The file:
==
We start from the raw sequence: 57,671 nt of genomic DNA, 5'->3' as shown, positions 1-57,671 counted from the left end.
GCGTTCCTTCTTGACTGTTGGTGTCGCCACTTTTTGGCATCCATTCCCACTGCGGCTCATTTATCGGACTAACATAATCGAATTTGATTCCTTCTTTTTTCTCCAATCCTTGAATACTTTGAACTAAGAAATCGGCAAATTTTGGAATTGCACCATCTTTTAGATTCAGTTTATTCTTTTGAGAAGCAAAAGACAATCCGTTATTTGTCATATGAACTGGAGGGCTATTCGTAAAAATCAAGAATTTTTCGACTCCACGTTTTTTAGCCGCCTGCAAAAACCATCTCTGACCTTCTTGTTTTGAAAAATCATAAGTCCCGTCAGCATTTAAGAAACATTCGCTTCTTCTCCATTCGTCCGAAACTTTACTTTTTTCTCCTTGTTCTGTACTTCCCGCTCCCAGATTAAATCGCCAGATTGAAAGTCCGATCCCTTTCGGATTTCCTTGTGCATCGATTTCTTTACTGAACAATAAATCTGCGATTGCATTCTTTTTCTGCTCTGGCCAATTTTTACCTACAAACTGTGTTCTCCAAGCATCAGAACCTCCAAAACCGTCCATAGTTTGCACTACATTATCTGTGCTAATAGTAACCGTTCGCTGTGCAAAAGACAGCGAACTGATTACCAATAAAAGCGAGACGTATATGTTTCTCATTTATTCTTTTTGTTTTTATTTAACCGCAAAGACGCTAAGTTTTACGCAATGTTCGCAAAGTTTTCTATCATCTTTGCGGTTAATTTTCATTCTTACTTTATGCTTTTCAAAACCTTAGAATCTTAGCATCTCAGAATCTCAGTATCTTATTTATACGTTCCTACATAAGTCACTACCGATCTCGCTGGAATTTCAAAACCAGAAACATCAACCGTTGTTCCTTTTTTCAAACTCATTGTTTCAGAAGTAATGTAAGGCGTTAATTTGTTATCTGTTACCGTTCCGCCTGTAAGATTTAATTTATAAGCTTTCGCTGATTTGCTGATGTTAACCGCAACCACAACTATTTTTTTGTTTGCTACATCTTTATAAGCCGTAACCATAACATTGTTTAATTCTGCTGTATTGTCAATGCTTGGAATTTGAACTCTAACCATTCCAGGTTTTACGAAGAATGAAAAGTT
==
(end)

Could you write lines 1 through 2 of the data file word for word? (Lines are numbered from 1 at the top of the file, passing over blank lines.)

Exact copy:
We start from the raw sequence: 57,671 nt of genomic DNA, 5'->3' as shown, positions 1-57,671 counted from the left end.
GCGTTCCTTCTTGACTGTTGGTGTCGCCACTTTTTGGCATCCATTCCCACTGCGGCTCATTTATCGGACTAACATAATCGAATTTGATTCCTTCTTTTTTCTCCAATCCTTGAATACTTTGAACTAAGAAATCGGCAAATTTTGGAATTGCACCATCTTTTAGATTCAGTTTATTCTTTTGAGAAGCAAAAGACAATCCGTTATTTGTCATATGAACTGGAGGGCTATTCGTAAAAATCAAGAATTTTTCGACTCCACGTTTTTTAGCCGCCTGCAAAAACCATCTCTGACCTTCTTGTTTTGAAAAATCATAAGTCCCGTCAGCATTTAAGAAACATTCGCTTCTTCTCCATTCGTCCGAAACTTTACTTTTTTCTCCTTGTTCTGTACTTCCCGCTCCCAGATTAAATCGCCAGATTGAAAGTCCGATCCCTTTCGGATTTCCTTGTGCATCGATTTCTTTACTGAACAATAAATCTGCGATTGCATTCTTTTTCTGCTCTGGCCAATTTTTACCTACAAACTGTGTTCTCCAAGCATCAGAACCTCCAAAACCGTCCATAGTTTGCACTACATTATCTGTGCTAATAGTAACCGTTCGCTGTGCAAAAGACAGCGAACTGATTACCAATAAAAGCGAGACGTATATGTTTCTCATTTATTCTTTTTGTTTTTATTTAACCGCAAAGACGCTAAGTTTTACGCAATGTTCGCAAAGTTTTCTATCATCTTTGCGGTTAATTTTCATTCTTACTTTATGCTTTTCAAAACCTTAGAATCTTAGCATCTCAGAATCTCAGTATCTTATTTATACGTTCCTACATAAGTCACTACCGATCTCGCTGGAATTTCAAAACCAGAAACATCAACCGTTGTTCCTTTTTTCAAACTCATTGTTTCAGAAGTAATGTAAGGCGTTAATTTGTTATCTGTTACCGTTCCGCCTGTAAGATTTAATTTATAAGCTTTCGCTGATTTGCTGATGTTAACCGCAACCACAACTATTTTTTTGTTTGCTACATCTTTATAAGCCGTAACCATAACATTGTTTAATTCTGCTGTATTGTCAATGCTTGGAATTTGAACTCTAACCATTCCAGGTTTTACGAAGAATGAAAAGTT